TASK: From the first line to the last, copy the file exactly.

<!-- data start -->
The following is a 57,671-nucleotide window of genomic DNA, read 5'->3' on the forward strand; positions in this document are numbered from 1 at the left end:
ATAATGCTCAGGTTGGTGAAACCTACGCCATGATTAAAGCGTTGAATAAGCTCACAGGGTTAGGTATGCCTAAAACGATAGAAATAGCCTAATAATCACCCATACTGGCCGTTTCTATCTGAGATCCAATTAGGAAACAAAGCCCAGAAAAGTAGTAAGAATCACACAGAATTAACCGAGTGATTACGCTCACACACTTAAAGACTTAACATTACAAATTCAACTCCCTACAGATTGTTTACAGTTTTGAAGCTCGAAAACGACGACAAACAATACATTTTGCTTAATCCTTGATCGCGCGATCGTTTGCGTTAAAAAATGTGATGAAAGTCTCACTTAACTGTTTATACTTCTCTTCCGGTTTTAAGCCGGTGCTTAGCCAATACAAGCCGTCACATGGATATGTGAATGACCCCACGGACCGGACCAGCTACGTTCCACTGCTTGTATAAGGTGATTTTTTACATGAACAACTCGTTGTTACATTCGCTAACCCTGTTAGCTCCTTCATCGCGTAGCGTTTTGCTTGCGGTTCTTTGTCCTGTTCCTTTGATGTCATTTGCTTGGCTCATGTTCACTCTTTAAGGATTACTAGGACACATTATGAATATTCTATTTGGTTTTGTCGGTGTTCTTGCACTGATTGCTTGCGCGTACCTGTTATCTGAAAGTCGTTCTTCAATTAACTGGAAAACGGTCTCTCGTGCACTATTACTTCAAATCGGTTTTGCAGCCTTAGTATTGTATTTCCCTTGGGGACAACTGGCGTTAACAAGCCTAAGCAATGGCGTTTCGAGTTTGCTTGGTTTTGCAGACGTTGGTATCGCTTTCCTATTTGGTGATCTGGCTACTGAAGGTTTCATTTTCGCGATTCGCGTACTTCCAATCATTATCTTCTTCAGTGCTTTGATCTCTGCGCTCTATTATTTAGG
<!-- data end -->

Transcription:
The following is a 57,671-nucleotide window of genomic DNA, read 5'->3' on the forward strand; positions in this document are numbered from 1 at the left end:
ATAATGCTCAGGTTGGTGAAACCTACGCCATGATTAAAGCGTTGAATAAGCTCACAGGGTTAGGTATGCCTAAAACGATAGAAATAGCCTAATAATCACCCATACTGGCCGTTTCTATCTGAGATCCAATTAGGAAACAAAGCCCAGAAAAGTAGTAAGAATCACACAGAATTAACCGAGTGATTACGCTCACACACTTAAAGACTTAACATTACAAATTCAACTCCCTACAGATTGTTTACAGTTTTGAAGCTCGAAAACGACGACAAACAATACATTTTGCTTAATCCTTGATCGCGCGATCGTTTGCGTTAAAAAATGTGATGAAAGTCTCACTTAACTGTTTATACTTCTCTTCCGGTTTTAAGCCGGTGCTTAGCCAATACAAGCCGTCACATGGATATGTGAATGACCCCACGGACCGGACCAGCTACGTTCCACTGCTTGTATAAGGTGATTTTTTACATGAACAACTCGTTGTTACATTCGCTAACCCTGTTAGCTCCTTCATCGCGTAGCGTTTTGCTTGCGGTTCTTTGTCCTGTTCCTTTGATGTCATTTGCTTGGCTCATGTTCACTCTTTAAGGATTACTAGGACACATTATGAATATTCTATTTGGTTTTGTCGGTGTTCTTGCACTGATTGCTTGCGCGTACCTGTTATCTGAAAGTCGTTCTTCAATTAACTGGAAAACGGTCTCTCGTGCACTATTACTTCAAATCGGTTTTGCAGCCTTAGTATTGTATTTCCCTTGGGGACAACTGGCGTTAACAAGCCTAAGCAATGGCGTTTCGAGTTTGCTTGGTTTTGCAGACGTTGGTATCGCTTTCCTATTTGGTGATCTGGCTACTGAAGGTTTCATTTTCGCGATTCGCGTACTTCCAATCATTATCTTCTTCAGTGCTTTGATCTCTGCGCTCTATTATTTAGG